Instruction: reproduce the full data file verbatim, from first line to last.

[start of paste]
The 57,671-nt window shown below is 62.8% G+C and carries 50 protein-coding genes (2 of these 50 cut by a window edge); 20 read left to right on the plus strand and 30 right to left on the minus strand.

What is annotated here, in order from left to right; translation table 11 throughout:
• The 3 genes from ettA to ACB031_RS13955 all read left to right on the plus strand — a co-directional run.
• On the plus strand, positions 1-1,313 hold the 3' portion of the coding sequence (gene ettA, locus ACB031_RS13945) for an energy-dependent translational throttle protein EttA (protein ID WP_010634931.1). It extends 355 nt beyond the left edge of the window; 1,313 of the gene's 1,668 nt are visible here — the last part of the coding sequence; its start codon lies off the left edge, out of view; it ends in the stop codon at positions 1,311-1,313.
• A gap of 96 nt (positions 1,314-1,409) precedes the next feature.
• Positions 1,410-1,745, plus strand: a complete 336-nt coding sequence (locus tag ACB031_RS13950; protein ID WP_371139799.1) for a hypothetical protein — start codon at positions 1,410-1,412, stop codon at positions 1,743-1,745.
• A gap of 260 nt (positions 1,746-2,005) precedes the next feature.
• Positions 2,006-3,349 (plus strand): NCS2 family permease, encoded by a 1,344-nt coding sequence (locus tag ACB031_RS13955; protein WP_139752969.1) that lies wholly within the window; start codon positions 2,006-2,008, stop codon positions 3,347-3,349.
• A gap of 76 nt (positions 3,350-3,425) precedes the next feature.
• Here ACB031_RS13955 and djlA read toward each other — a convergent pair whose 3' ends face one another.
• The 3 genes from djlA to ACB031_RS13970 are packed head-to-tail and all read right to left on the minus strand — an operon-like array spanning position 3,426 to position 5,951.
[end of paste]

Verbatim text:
The 57,671-nt window shown below is 62.8% G+C and carries 50 protein-coding genes (2 of these 50 cut by a window edge); 20 read left to right on the plus strand and 30 right to left on the minus strand.

What is annotated here, in order from left to right; translation table 11 throughout:
• The 3 genes from ettA to ACB031_RS13955 all read left to right on the plus strand — a co-directional run.
• On the plus strand, positions 1-1,313 hold the 3' portion of the coding sequence (gene ettA, locus ACB031_RS13945) for an energy-dependent translational throttle protein EttA (protein ID WP_010634931.1). It extends 355 nt beyond the left edge of the window; 1,313 of the gene's 1,668 nt are visible here — the last part of the coding sequence; its start codon lies off the left edge, out of view; it ends in the stop codon at positions 1,311-1,313.
• A gap of 96 nt (positions 1,314-1,409) precedes the next feature.
• Positions 1,410-1,745, plus strand: a complete 336-nt coding sequence (locus tag ACB031_RS13950; protein ID WP_371139799.1) for a hypothetical protein — start codon at positions 1,410-1,412, stop codon at positions 1,743-1,745.
• A gap of 260 nt (positions 1,746-2,005) precedes the next feature.
• Positions 2,006-3,349 (plus strand): NCS2 family permease, encoded by a 1,344-nt coding sequence (locus tag ACB031_RS13955; protein WP_139752969.1) that lies wholly within the window; start codon positions 2,006-2,008, stop codon positions 3,347-3,349.
• A gap of 76 nt (positions 3,350-3,425) precedes the next feature.
• Here ACB031_RS13955 and djlA read toward each other — a convergent pair whose 3' ends face one another.
• The 3 genes from djlA to ACB031_RS13970 are packed head-to-tail and all read right to left on the minus strand — an operon-like array spanning position 3,426 to position 5,951.